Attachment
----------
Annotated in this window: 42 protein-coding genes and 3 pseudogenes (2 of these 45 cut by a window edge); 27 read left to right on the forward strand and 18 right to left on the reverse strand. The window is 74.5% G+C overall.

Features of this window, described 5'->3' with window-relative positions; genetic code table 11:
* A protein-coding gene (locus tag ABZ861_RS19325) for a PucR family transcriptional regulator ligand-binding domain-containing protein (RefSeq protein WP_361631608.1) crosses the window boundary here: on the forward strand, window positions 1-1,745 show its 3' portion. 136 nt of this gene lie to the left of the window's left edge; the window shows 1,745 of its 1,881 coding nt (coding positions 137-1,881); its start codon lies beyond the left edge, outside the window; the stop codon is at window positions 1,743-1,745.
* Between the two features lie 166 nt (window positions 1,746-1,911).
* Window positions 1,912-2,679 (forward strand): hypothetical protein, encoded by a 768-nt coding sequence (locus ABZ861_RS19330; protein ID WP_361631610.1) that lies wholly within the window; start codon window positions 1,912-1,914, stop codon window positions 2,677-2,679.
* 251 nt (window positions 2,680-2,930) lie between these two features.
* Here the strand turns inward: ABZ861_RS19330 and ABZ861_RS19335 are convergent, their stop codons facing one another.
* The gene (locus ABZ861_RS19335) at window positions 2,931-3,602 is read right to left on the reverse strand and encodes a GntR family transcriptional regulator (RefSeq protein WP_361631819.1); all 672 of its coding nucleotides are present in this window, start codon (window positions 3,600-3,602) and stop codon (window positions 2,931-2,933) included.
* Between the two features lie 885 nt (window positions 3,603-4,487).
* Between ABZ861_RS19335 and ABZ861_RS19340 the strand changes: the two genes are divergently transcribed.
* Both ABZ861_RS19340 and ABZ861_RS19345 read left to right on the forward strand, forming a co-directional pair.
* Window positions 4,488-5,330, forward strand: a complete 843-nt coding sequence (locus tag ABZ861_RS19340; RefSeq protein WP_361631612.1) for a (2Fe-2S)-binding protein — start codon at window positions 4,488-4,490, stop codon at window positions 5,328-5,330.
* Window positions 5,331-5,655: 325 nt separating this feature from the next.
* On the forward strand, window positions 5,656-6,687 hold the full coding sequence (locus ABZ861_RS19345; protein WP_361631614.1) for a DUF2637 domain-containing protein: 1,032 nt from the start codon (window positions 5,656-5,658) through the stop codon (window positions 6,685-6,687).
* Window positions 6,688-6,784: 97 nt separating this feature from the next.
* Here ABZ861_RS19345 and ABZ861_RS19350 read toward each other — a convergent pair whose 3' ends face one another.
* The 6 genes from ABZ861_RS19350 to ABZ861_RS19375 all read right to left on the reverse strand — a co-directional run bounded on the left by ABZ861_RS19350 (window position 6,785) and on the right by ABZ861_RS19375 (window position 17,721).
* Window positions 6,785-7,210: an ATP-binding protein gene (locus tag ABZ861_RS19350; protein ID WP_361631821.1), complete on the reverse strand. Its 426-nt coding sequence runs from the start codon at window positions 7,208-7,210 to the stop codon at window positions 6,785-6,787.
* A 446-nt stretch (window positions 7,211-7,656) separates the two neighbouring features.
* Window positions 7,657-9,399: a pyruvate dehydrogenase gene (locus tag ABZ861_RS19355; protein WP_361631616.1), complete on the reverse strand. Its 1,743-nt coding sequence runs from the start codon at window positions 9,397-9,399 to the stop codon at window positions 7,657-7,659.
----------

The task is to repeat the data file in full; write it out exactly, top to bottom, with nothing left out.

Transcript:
Annotated in this window: 42 protein-coding genes and 3 pseudogenes (2 of these 45 cut by a window edge); 27 read left to right on the forward strand and 18 right to left on the reverse strand. The window is 74.5% G+C overall.

Features of this window, described 5'->3' with window-relative positions; genetic code table 11:
* A protein-coding gene (locus tag ABZ861_RS19325) for a PucR family transcriptional regulator ligand-binding domain-containing protein (RefSeq protein WP_361631608.1) crosses the window boundary here: on the forward strand, window positions 1-1,745 show its 3' portion. 136 nt of this gene lie to the left of the window's left edge; the window shows 1,745 of its 1,881 coding nt (coding positions 137-1,881); its start codon lies beyond the left edge, outside the window; the stop codon is at window positions 1,743-1,745.
* Between the two features lie 166 nt (window positions 1,746-1,911).
* Window positions 1,912-2,679 (forward strand): hypothetical protein, encoded by a 768-nt coding sequence (locus ABZ861_RS19330; protein ID WP_361631610.1) that lies wholly within the window; start codon window positions 1,912-1,914, stop codon window positions 2,677-2,679.
* 251 nt (window positions 2,680-2,930) lie between these two features.
* Here the strand turns inward: ABZ861_RS19330 and ABZ861_RS19335 are convergent, their stop codons facing one another.
* The gene (locus ABZ861_RS19335) at window positions 2,931-3,602 is read right to left on the reverse strand and encodes a GntR family transcriptional regulator (RefSeq protein WP_361631819.1); all 672 of its coding nucleotides are present in this window, start codon (window positions 3,600-3,602) and stop codon (window positions 2,931-2,933) included.
* Between the two features lie 885 nt (window positions 3,603-4,487).
* Between ABZ861_RS19335 and ABZ861_RS19340 the strand changes: the two genes are divergently transcribed.
* Both ABZ861_RS19340 and ABZ861_RS19345 read left to right on the forward strand, forming a co-directional pair.
* Window positions 4,488-5,330, forward strand: a complete 843-nt coding sequence (locus tag ABZ861_RS19340; RefSeq protein WP_361631612.1) for a (2Fe-2S)-binding protein — start codon at window positions 4,488-4,490, stop codon at window positions 5,328-5,330.
* Window positions 5,331-5,655: 325 nt separating this feature from the next.
* On the forward strand, window positions 5,656-6,687 hold the full coding sequence (locus ABZ861_RS19345; protein WP_361631614.1) for a DUF2637 domain-containing protein: 1,032 nt from the start codon (window positions 5,656-5,658) through the stop codon (window positions 6,685-6,687).
* Window positions 6,688-6,784: 97 nt separating this feature from the next.
* Here ABZ861_RS19345 and ABZ861_RS19350 read toward each other — a convergent pair whose 3' ends face one another.
* The 6 genes from ABZ861_RS19350 to ABZ861_RS19375 all read right to left on the reverse strand — a co-directional run bounded on the left by ABZ861_RS19350 (window position 6,785) and on the right by ABZ861_RS19375 (window position 17,721).
* Window positions 6,785-7,210: an ATP-binding protein gene (locus tag ABZ861_RS19350; protein ID WP_361631821.1), complete on the reverse strand. Its 426-nt coding sequence runs from the start codon at window positions 7,208-7,210 to the stop codon at window positions 6,785-6,787.
* A 446-nt stretch (window positions 7,211-7,656) separates the two neighbouring features.
* Window positions 7,657-9,399: a pyruvate dehydrogenase gene (locus tag ABZ861_RS19355; protein WP_361631616.1), complete on the reverse strand. Its 1,743-nt coding sequence runs from the start codon at window positions 9,397-9,399 to the stop codon at window positions 7,657-7,659.